Exploring cultures and communities – the slow way

There is one very good reason for travelling by ferry to the Russian city of St Petersburg. For a short stay, ferry travellers are generally exempt from Russia's otherwise strict visa rules. So no surprise perhaps that St Peter Line, which already operates ferries from Helsinki to St Petersburg, is now adding new routes from Stockholm and Tallinn.

article summary —

A small change in Russian visa regulations early last year permits passengers arriving in St Petersburg by ferry to take advantage of a short visa-free stay in the Russian city — a dispensation long enjoyed by cruise passengers but never before extended to travellers using regular scheduled ferry services. Cypriot shipping company St Peter Line was quick to take advantage of this new opportunity, launching a Helsinki to St Petersburg route last April. In the last issue of hidden europe, we speculated how well suited the Pride of Bilbao would be to cruise-ferry style operations to and from St Petersburg. At that time, the ship was laid up in Falmouth after P&O scrapped its Portsmouth to Bilbao route in September 2010.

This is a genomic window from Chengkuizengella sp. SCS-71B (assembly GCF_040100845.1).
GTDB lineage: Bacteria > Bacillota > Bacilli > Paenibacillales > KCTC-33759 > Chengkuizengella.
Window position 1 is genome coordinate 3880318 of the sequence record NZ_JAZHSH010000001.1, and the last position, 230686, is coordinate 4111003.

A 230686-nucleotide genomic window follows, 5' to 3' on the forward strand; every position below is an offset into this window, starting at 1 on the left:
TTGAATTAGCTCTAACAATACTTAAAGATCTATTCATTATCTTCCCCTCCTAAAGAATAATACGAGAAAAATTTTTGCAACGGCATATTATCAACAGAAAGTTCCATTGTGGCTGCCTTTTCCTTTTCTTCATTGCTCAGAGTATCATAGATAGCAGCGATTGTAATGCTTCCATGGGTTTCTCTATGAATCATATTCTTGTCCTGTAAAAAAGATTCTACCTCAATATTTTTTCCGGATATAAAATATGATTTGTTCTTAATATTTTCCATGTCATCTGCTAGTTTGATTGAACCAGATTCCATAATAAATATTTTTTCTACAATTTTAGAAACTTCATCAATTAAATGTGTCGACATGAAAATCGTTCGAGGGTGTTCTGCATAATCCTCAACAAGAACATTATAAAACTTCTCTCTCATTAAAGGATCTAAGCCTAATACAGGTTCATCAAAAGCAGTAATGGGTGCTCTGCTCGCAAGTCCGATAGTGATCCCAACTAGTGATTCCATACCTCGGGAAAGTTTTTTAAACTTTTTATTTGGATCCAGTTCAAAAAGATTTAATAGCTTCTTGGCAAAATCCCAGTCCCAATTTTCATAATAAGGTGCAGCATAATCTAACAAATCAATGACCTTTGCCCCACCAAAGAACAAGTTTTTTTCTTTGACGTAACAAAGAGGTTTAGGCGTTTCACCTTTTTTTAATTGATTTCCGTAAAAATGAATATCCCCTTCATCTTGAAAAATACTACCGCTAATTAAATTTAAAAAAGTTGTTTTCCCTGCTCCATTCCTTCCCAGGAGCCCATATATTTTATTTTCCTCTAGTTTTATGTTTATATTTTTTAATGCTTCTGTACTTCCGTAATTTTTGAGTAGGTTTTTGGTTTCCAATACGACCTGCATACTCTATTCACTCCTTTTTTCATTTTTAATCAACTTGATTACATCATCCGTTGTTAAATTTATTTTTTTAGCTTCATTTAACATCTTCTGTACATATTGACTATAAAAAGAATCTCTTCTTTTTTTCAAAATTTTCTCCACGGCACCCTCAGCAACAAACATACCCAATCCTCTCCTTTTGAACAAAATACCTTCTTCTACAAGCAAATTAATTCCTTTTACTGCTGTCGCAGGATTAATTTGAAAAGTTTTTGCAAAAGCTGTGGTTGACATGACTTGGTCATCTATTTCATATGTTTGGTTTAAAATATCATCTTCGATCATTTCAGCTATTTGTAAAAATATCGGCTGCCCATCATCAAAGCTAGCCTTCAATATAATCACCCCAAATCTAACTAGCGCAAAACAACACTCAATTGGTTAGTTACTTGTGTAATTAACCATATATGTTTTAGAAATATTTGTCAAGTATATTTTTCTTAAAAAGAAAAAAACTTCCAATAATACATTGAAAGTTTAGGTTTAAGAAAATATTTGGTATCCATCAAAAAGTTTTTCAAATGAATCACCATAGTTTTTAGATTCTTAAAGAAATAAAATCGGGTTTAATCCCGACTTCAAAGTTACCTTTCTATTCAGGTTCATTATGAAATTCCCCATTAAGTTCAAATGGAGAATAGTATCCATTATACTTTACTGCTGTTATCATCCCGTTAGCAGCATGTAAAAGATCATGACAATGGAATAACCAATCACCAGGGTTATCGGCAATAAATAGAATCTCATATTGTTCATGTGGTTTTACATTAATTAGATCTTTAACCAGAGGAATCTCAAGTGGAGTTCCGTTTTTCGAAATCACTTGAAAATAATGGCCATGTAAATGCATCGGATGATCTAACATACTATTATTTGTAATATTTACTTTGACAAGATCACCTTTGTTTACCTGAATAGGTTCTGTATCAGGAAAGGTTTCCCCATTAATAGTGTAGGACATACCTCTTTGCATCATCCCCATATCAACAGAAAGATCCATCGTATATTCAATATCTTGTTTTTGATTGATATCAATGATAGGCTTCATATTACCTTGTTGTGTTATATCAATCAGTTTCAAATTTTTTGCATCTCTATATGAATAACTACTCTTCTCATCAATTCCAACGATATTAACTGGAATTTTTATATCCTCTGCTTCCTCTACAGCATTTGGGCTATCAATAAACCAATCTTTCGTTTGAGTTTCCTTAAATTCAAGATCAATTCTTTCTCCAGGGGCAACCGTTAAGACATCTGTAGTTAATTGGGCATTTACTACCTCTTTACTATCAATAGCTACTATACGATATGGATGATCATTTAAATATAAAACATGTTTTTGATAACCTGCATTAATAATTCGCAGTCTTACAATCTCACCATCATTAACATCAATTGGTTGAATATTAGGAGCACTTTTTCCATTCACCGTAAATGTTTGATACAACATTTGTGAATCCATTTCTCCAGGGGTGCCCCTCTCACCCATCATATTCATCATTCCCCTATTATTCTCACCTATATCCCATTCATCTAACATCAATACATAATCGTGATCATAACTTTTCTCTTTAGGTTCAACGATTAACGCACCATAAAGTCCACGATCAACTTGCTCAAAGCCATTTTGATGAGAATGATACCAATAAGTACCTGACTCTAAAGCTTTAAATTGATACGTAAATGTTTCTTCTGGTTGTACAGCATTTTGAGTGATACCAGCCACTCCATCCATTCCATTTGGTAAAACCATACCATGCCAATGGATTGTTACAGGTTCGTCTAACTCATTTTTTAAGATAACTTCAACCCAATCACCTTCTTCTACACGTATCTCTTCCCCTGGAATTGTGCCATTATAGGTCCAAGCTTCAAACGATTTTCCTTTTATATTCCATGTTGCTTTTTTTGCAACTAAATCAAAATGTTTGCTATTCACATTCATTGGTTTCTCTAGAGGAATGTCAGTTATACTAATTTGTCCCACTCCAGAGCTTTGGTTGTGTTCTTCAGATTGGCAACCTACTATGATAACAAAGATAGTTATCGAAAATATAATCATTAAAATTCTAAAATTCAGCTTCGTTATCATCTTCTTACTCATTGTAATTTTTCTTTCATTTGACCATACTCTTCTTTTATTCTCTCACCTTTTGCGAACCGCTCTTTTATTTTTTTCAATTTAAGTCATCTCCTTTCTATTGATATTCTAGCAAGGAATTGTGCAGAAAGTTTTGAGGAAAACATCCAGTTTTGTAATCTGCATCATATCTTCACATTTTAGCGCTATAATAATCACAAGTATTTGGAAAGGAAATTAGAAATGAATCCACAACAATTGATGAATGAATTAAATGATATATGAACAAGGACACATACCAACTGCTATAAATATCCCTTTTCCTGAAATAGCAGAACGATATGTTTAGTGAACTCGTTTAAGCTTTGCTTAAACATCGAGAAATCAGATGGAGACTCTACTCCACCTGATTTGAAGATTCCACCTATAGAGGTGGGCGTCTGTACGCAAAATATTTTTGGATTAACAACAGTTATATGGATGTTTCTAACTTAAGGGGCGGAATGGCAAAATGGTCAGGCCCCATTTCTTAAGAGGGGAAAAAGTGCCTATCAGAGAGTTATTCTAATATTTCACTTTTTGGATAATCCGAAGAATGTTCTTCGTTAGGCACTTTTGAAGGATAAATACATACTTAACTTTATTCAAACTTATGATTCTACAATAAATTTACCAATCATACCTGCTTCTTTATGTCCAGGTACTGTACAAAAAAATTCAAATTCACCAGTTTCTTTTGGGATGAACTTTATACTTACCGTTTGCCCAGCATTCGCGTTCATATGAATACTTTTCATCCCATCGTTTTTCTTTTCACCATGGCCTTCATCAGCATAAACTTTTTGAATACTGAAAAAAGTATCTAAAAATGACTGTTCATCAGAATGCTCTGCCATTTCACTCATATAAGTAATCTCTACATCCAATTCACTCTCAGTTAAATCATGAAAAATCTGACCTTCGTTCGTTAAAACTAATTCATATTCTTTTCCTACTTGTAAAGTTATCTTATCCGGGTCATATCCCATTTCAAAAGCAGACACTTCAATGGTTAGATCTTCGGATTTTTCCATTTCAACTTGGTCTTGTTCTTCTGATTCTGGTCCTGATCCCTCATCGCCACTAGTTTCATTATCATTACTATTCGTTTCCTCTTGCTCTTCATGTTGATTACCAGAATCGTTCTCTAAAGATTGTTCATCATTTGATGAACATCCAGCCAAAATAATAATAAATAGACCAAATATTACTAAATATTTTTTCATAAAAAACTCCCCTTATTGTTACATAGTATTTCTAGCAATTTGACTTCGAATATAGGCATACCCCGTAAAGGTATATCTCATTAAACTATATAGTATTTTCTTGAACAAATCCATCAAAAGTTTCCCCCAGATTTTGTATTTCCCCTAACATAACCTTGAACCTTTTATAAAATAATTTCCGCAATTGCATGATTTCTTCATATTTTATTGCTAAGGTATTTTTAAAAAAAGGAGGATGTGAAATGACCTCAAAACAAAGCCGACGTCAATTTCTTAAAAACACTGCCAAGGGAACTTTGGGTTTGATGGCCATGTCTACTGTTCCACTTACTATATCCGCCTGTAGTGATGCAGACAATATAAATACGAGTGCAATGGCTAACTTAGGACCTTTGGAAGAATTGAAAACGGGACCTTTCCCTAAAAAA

And last November’s speculation now becomes reality with the news that St Peter Line has purchased the Pride of Bilbao. A lick of paint and a change of identity for the ship, now dubbed the Princess Anastasia, which is due to enter service on a new Stockholm to St Petersburg route this spring.

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About the authors

hidden europe

and manage hidden europe, a Berlin-based editorial bureau that supplies text and images to media across Europe. Together they edit hidden europe magazine. Nicky and Susanne are dedicated slow travellers. They delight in discovering the exotic in the everyday.

This article was published in hidden europe 33.